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商业 - 科技

正确理解Facebook收入暴涨:卖广告依然能赚大钱

Adam Lashinsky 2015年02月03日

听社交网站Facebook的高管谈该公司广告业务实在让人昏昏欲睡,但该业务的增长确实势如破竹。Facebook目前近70%的收入来自移动设备端,而就在短短几年前,移动端收入几乎为零。

    Facebook首席执行官马克•扎克伯格

    社交网站Facebook有两张面孔:一张是时髦且富有远见、志在改变世界的创新者;另一张则是单调乏味技术专家式加埋头苦干的赚钱机器。

    我们先来看看Facebook的后一张面孔。上周三,该公司公布了全年营收,不论以何种标准来衡量,其业绩都相当不错。2014年,Facebook的营收增长58%,达到125亿美元,主要来自移动端广告销售。Facebook2014年净利润将近30亿美元。截至去年12月,每天有近9亿人使用Facebook。

    除非你对复杂难懂的广告技术非常感兴趣,否则,Facebook的盈利模式听起来相当无趣。听人讨论其财务业绩,简直好比在泥地里强行推进,令人痛苦不堪,耳边充斥着各种术语:有机曝光次数、广告投放率递增速度、右侧栏,凡此种种,不一而足。谈到Facebook希望成为软件开发者很好的合作伙伴,公司创始人兼首席执行官马克•扎克伯格称,Facebook正努力建设“跨平台平台”。Facebook首席运营官谢丽尔•桑德伯格插话道:“我们的最终目标,是成为客户的关键商业伙伴。”

    这种话或许令人大打哈欠,但却富有感染力。Facebook目前近70%的收入来自移动设备端,而就在短短几年前,移动端收入几乎为零。相较于其高速增长,Facebook台式电脑端广告营收的增速仅1%,不由得令人震惊。值得一提的是,就在不久前,Facebook几乎全部收入都来自电脑端广告。Facebook当前资产负债表上的现金规模几乎可媲美其2014全年营收:截至2014年底,该公司坐拥112亿美元现金。

    等等,除了高效的移动广告单元外,Facebook不是还有个要使世界变得更安全的愿景吗?

    没错,扎克伯格做了件在投资者收益电话会议上极为罕见的事:他分享了Facebook的三年、五年以及十年愿景。其三年愿景包括,为人们以及(最重要的是)企业提供更好的服务,同时使Facebook的“社区”不断发展。五年计划是使WhatsApp和Messenger两款应用分别实现商业化。十年计划则包括:使全球所有人都能连上互联网(通过扎克伯格的Internet.org项目),并使他们进入Facebook收购的Oculus VR创造的虚拟现实世界。

    这样的愿景,只有拥有海量用户、日进斗金的公司才敢有。

    收益电话会议接近尾声时,有一位投资者问扎克伯格,斥巨资帮助那些不能给Facebook带来足够收入的客户接入互联网,以至于收不回本,这样做是否合理?该分析师问道,这同投资者有什么关系?扎克伯格的回答,很好地概括了他对Facebook的想法。他说道:“对于我们想要吸引的投资者来说,这一点很重要,因为我们是一家专注于使命的企业。你提的问题的潜台词是,如果我们只关心赚钱,我们会专注于在美国卖出更多广告。但我们并不仅关心赚钱。”

    不过,Facebook肯定有琢磨赚钱的事。确实,当你大赚特赚时,你可以想些有创意的方式来赚更多的钱,哪怕回报要很久以后才能看到。(财富中文网)

    译者:Hunter

    审稿:Sissi

    Facebook is really two companies for the price of one: A really nifty, visionary, we’re-going-to-change-the-world innovator and a mind-numbingly technocratic/grind-it-out money-making machine.

    Let’s take the second first. The company reported full-year earnings Wednesday, and by any measure Facebook is an impressive business. Largely by selling ads that run on cell phones, Facebook’s 2014 revenue increased 58% to $12.5 billion. The company earned almost $3 billion. Nearly 900 million people used Facebook daily during December.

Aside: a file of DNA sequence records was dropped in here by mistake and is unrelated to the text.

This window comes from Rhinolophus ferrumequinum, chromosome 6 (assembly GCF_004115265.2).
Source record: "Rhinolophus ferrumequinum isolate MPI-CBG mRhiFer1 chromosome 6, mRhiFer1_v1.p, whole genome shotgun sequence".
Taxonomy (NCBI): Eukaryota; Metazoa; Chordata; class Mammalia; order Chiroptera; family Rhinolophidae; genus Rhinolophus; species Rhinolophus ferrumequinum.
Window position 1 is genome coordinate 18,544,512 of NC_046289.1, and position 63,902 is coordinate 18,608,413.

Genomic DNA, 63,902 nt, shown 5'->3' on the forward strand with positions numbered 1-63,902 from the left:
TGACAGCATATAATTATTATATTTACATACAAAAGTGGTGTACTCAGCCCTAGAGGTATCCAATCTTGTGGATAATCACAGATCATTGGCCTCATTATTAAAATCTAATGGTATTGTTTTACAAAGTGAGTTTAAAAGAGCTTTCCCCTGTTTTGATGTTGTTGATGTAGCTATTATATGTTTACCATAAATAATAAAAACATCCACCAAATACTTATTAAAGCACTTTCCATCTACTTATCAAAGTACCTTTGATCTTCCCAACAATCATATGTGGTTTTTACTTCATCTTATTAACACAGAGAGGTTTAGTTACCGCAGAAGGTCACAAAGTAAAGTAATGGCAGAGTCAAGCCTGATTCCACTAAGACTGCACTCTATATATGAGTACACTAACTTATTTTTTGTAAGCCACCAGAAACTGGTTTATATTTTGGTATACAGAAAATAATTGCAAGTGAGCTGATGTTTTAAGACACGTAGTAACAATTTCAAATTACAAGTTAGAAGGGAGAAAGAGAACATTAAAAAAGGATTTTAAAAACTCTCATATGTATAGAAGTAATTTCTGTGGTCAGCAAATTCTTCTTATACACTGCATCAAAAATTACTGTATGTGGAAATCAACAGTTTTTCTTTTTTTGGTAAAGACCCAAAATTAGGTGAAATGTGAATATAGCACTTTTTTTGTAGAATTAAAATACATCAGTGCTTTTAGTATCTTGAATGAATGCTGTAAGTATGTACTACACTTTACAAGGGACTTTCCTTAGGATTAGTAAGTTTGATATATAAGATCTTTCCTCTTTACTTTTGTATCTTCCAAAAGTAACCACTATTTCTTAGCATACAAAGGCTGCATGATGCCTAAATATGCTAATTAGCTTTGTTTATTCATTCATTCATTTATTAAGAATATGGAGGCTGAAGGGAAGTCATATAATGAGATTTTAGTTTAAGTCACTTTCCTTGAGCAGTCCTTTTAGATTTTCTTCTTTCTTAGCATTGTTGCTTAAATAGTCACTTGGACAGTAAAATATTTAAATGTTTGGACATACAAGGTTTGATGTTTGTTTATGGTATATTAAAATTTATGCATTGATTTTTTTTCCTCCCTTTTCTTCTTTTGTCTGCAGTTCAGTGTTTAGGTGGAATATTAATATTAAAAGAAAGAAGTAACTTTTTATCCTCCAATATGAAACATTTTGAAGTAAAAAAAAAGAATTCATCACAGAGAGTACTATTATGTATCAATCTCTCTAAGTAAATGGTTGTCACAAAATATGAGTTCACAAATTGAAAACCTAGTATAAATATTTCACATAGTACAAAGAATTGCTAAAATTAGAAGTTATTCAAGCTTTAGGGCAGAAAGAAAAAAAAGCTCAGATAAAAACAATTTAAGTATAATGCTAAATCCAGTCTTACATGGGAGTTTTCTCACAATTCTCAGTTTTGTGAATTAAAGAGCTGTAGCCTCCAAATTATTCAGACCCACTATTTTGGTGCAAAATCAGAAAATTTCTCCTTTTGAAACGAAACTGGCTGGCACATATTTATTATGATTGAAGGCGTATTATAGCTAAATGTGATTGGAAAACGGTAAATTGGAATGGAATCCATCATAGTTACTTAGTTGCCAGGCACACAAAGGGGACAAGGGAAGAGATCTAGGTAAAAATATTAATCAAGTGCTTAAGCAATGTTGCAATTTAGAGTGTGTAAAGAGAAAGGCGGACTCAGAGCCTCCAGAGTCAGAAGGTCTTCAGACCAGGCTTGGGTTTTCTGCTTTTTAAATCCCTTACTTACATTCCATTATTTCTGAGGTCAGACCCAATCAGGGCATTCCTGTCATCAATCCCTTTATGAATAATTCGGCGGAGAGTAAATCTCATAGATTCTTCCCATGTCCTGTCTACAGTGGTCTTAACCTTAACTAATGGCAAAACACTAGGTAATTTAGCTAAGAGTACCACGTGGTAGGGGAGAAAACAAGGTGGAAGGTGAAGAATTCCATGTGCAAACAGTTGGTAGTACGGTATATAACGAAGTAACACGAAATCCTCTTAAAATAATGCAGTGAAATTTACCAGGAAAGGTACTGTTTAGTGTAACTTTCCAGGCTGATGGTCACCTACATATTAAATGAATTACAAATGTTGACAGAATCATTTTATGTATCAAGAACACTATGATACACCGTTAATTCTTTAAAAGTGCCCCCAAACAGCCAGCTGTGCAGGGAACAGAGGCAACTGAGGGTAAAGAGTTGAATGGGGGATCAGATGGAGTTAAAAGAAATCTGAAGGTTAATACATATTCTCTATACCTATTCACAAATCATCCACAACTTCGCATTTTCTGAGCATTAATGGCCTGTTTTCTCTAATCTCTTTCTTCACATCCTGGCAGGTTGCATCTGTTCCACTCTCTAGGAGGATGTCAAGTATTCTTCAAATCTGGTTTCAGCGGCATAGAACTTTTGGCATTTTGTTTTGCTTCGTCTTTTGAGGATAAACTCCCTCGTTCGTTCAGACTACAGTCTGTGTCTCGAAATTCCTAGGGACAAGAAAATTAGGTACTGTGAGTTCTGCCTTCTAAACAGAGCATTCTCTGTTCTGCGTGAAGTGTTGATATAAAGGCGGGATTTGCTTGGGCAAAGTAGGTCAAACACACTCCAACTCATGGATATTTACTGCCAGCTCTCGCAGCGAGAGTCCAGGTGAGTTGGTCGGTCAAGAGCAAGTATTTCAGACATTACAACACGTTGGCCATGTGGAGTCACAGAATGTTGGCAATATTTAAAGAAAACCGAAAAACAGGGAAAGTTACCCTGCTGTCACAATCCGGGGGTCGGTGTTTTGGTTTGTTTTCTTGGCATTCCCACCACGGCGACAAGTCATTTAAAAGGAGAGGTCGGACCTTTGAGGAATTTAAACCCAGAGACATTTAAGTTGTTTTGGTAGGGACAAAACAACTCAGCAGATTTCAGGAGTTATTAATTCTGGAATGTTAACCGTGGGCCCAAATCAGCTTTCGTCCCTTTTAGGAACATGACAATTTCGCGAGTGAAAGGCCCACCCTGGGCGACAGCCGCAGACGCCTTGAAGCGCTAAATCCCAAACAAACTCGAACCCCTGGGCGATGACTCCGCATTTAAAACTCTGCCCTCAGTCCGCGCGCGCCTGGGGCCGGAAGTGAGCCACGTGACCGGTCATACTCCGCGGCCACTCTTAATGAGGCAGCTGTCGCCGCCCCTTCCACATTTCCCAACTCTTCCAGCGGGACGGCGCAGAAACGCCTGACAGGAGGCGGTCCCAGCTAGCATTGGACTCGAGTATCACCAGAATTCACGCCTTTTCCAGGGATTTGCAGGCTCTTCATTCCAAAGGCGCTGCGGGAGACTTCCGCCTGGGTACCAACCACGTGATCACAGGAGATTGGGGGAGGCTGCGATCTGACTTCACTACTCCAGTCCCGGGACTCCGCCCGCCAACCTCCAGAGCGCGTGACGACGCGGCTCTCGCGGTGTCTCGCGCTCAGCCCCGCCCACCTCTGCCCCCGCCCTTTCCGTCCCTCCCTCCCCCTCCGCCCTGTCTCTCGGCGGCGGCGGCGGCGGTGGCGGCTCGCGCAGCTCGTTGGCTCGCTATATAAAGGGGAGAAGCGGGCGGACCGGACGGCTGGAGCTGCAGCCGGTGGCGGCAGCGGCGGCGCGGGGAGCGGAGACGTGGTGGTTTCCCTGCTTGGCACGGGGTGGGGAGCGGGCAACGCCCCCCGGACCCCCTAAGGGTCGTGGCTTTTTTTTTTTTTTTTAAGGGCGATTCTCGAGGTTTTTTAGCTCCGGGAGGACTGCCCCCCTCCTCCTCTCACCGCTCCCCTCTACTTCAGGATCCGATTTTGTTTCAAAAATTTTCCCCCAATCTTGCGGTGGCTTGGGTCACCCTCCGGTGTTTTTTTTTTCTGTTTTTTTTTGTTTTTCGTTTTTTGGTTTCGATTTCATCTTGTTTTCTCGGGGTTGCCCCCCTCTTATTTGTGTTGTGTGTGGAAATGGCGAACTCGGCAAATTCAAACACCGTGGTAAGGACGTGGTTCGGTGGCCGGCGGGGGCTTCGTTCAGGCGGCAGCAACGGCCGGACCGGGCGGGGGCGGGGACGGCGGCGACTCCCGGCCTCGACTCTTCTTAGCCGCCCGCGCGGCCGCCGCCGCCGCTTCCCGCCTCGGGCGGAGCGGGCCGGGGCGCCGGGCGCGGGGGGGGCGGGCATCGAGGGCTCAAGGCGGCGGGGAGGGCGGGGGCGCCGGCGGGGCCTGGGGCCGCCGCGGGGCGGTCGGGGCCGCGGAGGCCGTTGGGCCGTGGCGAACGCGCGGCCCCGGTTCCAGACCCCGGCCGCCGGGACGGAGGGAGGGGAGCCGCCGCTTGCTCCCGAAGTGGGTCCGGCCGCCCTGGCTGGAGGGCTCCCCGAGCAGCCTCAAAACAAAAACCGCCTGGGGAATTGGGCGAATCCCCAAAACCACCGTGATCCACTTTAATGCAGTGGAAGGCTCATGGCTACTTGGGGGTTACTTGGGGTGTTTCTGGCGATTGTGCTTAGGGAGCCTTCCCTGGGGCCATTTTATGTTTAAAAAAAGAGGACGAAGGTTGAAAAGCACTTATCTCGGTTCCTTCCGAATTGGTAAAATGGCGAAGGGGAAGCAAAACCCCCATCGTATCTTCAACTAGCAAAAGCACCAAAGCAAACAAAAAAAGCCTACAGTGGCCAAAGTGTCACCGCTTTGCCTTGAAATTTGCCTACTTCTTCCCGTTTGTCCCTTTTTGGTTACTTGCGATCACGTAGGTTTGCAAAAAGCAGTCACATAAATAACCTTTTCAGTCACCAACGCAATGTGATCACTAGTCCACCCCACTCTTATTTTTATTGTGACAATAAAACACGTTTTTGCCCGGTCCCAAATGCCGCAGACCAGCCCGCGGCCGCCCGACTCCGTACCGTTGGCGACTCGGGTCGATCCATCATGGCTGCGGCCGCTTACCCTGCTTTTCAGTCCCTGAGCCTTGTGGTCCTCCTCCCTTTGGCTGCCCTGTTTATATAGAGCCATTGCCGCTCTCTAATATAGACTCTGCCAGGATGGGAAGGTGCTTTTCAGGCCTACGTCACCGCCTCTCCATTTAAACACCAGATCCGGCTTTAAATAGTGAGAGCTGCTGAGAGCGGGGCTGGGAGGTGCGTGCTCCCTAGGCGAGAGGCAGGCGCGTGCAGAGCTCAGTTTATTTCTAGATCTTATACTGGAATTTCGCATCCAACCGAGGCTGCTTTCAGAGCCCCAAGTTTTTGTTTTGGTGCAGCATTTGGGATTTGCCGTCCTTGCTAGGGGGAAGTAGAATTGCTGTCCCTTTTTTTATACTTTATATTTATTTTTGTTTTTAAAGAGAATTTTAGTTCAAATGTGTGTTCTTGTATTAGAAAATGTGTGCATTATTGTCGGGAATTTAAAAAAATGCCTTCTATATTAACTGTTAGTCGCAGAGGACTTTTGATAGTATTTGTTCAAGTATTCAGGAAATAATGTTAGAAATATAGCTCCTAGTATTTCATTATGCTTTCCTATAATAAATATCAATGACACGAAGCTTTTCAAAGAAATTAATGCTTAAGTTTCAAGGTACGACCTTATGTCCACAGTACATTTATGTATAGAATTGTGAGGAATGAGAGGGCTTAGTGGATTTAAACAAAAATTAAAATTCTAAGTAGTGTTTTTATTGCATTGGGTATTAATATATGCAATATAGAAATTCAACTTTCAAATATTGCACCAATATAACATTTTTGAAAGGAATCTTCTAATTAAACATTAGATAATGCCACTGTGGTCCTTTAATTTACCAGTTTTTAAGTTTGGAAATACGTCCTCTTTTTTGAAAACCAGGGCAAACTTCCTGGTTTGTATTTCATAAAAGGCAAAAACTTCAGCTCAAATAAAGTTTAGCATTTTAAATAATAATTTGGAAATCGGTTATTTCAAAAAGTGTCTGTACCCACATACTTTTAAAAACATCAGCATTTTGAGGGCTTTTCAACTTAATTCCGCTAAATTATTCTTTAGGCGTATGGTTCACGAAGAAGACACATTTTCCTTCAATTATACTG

Unless your exceedingly interested in the intricacies of advertising technology, there’s almost nothing interesting about how Facebook makes money. Listening to a discussion of its financial results is a forced march through the muddy fields of organic impressions, increasing velocity of advertising efficiency, right-hand rails, and the like. In discussing Facebook’s desire to be a good partner to software developers, Founder and CEO Mark Zuckerberg referred to the company’s efforts at building a “cross-platform platform.” Sheryl Sandberg, Facebook’s chief operating officer, piped in that “our ultimate goal is to be the critical business partner to our clients.”

    Yawn-inducing, perhaps, but powerful too. Facebook now gets nearly 70% of its revenue from mobile devices, up from nothing a few short years ago. Considering its rapid growth, it is astounding that revenue from ads that run on desktop computers re only growing at a 1% clip for Facebook. It’s worth repeating: Not very long ago desktop ads were all that Facebook had. Facebook also has a balance sheet nearly as big as its 2014 revenues: It ended the year with $11.2 billion in cash.

    But wait, wasn’t there something about a vision and making the world safe for something other than efficient mobile ad units?

    Indeed. Zuckerberg did something unique for an investor earnings call: He shared a three-, five-, and 10-year vision for his company. The three-year vision includes creating better services for people and, critically, businesses while growing Facebook’s “community.” The five-year plan envisions making businesses of WhatsApp and Messenger, an acquisition and a separate messaging app, respectively. The 10-year plan involves Zuckerberg’s goal of helping every person in the world obtain an Internet connection (through his Internet.org project) and then plopping them down into a virtual-reality world stemming from Facebook’s Oculus VR purchase.

    It’s the kind of stuff that only a company that’s printing money from its gigantic audience can afford to think about.

    Toward the end of the earnings call an investor asked Zuckerberg if it made sense to spending so much money to provide Internet connections to customers who wouldn’t generate sufficient revenue for Facebook to recoup the investment. Why, the analyst asked, does this matter to investors? Zuckerberg’s response neatly summed up his thinking about Facebook. “It matters to the kind of investors that we want to have because we’re a mission-focused company,” Zuckerberg said. “Part of the sub-text of your question is that if we were only focused on making money we’d simply focus on selling more ads in the U.S. But that’s not the only thing we think about here.”

    At Facebook FB 0.61% , they certainly think about making money. Indeed, when you make so much of it you also can think about creative ways to make even more, even if the payout is way off into the future.

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